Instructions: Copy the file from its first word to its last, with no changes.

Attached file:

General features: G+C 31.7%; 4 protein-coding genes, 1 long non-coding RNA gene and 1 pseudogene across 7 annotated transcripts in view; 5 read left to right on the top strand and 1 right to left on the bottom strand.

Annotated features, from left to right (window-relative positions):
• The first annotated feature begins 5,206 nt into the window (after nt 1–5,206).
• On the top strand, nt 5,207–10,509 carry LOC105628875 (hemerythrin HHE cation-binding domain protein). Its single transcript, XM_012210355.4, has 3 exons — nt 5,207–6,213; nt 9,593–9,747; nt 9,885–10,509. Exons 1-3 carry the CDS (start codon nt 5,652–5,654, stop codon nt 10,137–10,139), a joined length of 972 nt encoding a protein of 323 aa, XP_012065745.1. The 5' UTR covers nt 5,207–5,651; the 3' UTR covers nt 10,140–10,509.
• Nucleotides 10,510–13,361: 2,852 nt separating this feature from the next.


General features: G+C 31.7%; 4 protein-coding genes, 1 long non-coding RNA gene and 1 pseudogene across 7 annotated transcripts in view; 5 read left to right on the top strand and 1 right to left on the bottom strand.

Annotated features, from left to right (window-relative positions):
• The first annotated feature begins 5,206 nt into the window (after nt 1–5,206).
• On the top strand, nt 5,207–10,509 carry LOC105628875 (hemerythrin HHE cation-binding domain protein). Its single transcript, XM_012210355.4, has 3 exons — nt 5,207–6,213; nt 9,593–9,747; nt 9,885–10,509. Exons 1-3 carry the CDS (start codon nt 5,652–5,654, stop codon nt 10,137–10,139), a joined length of 972 nt encoding a protein of 323 aa, XP_012065745.1. The 5' UTR covers nt 5,207–5,651; the 3' UTR covers nt 10,140–10,509.
• Nucleotides 10,510–13,361: 2,852 nt separating this feature from the next.